In Montana’s lone Congressional Seat was held by Greg Gianforte (R) who was elected in a special election in May of 2017 when Ryan Zinke was appointed Secretary of the Interior. Incumbent Greg Gianforte received  51% of the votes cast while Kathleen Williams (D) received 46% of the votes cast.

Montana’s senior senator, Jon Tester (D) was up also for re-election. Montana’s Insurance Commissioner, Matt Rosendale, ran against Senator Tester in one of the most expensive elections in Montana’s history. This race was too close to call until 11 a.m. on Wednesday, Nov. 7. Incumbent Jon Tester (D) was declared the winner as he received 49% of the votes cast (222,367 votes) while Matt Rosendale (R) received 48 % (215,390). Senator Tester’s lead has since widened to 50% of votes cast compared to 47% for Mr. Rosendale. This well be Senator Tester’s third six-year term. The libertarian candidate received 3% of votes cast.

Other statewide offices will be up for grabs again in 2010. Governor Steve Bullock (D) will be termed out in Nov. 2020, and Attorney General Tim Fox (R) will be termed out in Nov. 2020. The Insurance Commissioner (Matt Rosendale) (R), Secretary of State Cory Stapleton (R) and Office of Public Instruction Superintendent of Schools (Elsie Arntzen) (R) are all first term elected and may run again for these offices in Nov. 2020.


Montana House of Representatives:

Locally, Steve Gunderson (R ) beat democrat Donald Coats for State Representative District 1, and Neil Duram was unchallenged for State Representative District 2. Although it appears the Democrats have gained two seats, Republicans will maintain control of the House with similar margins as 2017. In 2017 the House was controlled by the Republicans 59-41. It seems likely the Republicans will now control 57 seats and Democrats will hold 43 seats.


Montana Senate:  

Locally, Mike Cuffe was elected to fill the Senate District 1 seat vacated by Chas Vincent who termed out.

In 2017 the Senate was controlled by the Republicans 32-18. The Republicans retained control of the chamber and after election day 2018 it is now split 30-20. The Republicans lost two seats. There are two seats that are very close: SD 49 has incumbent Diane Sands (D) winning by 58 votes over Chase Reynolds (R); SD 14 has incumbent Russ Temple (R) winning by 111 votes over Paul Tuss (D). These seats were predicted to be close races and this expectation has come true. These races are included with the current winner in the above vote tally; however, given the margins, these totals may change in the next day.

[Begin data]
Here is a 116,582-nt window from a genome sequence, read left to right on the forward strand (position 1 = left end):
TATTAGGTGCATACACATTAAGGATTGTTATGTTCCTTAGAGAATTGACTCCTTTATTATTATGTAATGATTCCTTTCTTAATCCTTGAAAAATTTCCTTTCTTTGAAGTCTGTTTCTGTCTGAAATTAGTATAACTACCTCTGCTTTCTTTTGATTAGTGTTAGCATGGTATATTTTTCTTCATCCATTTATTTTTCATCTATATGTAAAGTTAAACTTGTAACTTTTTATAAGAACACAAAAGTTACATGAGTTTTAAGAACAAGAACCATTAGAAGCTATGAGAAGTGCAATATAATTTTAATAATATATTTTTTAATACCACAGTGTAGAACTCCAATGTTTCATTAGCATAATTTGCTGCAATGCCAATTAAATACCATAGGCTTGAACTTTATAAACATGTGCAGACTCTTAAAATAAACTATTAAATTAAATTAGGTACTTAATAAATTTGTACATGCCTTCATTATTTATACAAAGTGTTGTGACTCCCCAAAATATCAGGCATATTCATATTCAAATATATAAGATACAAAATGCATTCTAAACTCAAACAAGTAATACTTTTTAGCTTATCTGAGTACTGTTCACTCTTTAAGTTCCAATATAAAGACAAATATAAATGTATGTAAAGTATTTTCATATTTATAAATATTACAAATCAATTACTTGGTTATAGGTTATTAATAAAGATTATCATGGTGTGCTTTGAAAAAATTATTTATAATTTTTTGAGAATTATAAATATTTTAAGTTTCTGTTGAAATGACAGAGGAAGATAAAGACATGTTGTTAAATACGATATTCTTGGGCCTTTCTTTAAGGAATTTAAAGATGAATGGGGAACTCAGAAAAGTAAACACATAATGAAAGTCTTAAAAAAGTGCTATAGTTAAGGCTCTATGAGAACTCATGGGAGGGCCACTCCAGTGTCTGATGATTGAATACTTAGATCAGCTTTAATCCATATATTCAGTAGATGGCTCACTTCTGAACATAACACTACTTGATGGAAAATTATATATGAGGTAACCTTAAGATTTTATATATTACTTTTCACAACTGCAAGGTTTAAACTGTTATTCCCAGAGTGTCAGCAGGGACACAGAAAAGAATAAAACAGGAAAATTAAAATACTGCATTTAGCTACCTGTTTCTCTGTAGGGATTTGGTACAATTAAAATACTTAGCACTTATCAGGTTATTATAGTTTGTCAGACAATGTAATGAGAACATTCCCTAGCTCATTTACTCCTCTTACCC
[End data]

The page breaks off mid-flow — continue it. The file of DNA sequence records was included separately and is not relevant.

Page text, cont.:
While the Montana legislature is controlled by the Republicans, neither chamber has a supermajority; therefore, the Legislature is not veto-proof.


State Ballot Issues :

I-185 to increase the tobacco tax to fund Medicaid Expansion and other programs failed with only 47% of the votes cast approving the measure.

I-186 to require “perpetual treatment of water”- an undefined term- for all mining projects in Montana with a negative impact on this industry failed with only 43% of the votes cast approving the measure.

LR-128 to continues the 6-mill levy to fund Montana University System for ten years passed with 62% of the votes cast approving the measure. It has passed every ten years on the ballot since 1948.

LR-129 to ban all but certain individuals from collecting another individual’s ballot passed with 63% of the votes cast approving the measure.


Local Races:

Local races were decided during the primaries, but all of the uncontested races had a some write in votes cast.

Josh Letcher was voted in as Lincoln County Commissioner, District 3 (Eureka). Robin Benson was reelected as Clerk and Recorder, Darren Short was elected as Sheriff. Steve Schnackenberg was reelected as County Coroner. Marcia Boris remains our County Attorney, and Sedaris Carlberg is Treasurer/ Superintendent of Schools. See page 1 for more information about Resolution 2018-753 regarding Town Pump and Second Street in Troy.